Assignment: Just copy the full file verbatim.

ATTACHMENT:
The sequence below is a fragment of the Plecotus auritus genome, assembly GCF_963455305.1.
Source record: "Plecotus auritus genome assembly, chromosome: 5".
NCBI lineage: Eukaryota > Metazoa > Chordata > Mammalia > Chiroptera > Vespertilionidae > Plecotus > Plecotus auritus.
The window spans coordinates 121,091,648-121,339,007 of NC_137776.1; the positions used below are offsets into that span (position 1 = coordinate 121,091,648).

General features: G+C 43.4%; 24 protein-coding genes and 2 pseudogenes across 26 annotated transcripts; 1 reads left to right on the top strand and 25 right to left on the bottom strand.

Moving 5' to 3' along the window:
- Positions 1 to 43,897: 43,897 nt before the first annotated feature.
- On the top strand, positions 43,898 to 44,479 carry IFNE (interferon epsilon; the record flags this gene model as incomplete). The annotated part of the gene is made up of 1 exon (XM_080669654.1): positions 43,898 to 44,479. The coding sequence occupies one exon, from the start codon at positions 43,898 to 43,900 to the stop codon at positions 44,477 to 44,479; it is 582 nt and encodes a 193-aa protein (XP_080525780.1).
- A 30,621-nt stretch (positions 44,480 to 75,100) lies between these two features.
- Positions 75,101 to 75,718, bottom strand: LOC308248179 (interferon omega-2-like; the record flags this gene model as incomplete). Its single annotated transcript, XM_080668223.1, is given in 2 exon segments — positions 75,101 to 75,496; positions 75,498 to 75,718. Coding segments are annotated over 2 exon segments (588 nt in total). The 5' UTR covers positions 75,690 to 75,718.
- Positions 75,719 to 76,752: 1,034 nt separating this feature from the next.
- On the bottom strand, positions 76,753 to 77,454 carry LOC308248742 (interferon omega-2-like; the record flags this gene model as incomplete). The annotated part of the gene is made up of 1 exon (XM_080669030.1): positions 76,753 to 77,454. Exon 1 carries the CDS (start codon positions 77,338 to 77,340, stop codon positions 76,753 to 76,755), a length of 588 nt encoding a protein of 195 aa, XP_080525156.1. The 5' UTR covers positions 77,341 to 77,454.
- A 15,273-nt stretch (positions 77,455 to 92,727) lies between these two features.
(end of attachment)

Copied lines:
The sequence below is a fragment of the Plecotus auritus genome, assembly GCF_963455305.1.
Source record: "Plecotus auritus genome assembly, chromosome: 5".
NCBI lineage: Eukaryota > Metazoa > Chordata > Mammalia > Chiroptera > Vespertilionidae > Plecotus > Plecotus auritus.
The window spans coordinates 121,091,648-121,339,007 of NC_137776.1; the positions used below are offsets into that span (position 1 = coordinate 121,091,648).

General features: G+C 43.4%; 24 protein-coding genes and 2 pseudogenes across 26 annotated transcripts; 1 reads left to right on the top strand and 25 right to left on the bottom strand.

Moving 5' to 3' along the window:
- Positions 1 to 43,897: 43,897 nt before the first annotated feature.
- On the top strand, positions 43,898 to 44,479 carry IFNE (interferon epsilon; the record flags this gene model as incomplete). The annotated part of the gene is made up of 1 exon (XM_080669654.1): positions 43,898 to 44,479. The coding sequence occupies one exon, from the start codon at positions 43,898 to 43,900 to the stop codon at positions 44,477 to 44,479; it is 582 nt and encodes a 193-aa protein (XP_080525780.1).
- A 30,621-nt stretch (positions 44,480 to 75,100) lies between these two features.
- Positions 75,101 to 75,718, bottom strand: LOC308248179 (interferon omega-2-like; the record flags this gene model as incomplete). Its single annotated transcript, XM_080668223.1, is given in 2 exon segments — positions 75,101 to 75,496; positions 75,498 to 75,718. Coding segments are annotated over 2 exon segments (588 nt in total). The 5' UTR covers positions 75,690 to 75,718.
- Positions 75,719 to 76,752: 1,034 nt separating this feature from the next.
- On the bottom strand, positions 76,753 to 77,454 carry LOC308248742 (interferon omega-2-like; the record flags this gene model as incomplete). The annotated part of the gene is made up of 1 exon (XM_080669030.1): positions 76,753 to 77,454. Exon 1 carries the CDS (start codon positions 77,338 to 77,340, stop codon positions 76,753 to 76,755), a length of 588 nt encoding a protein of 195 aa, XP_080525156.1. The 5' UTR covers positions 77,341 to 77,454.
- A 15,273-nt stretch (positions 77,455 to 92,727) lies between these two features.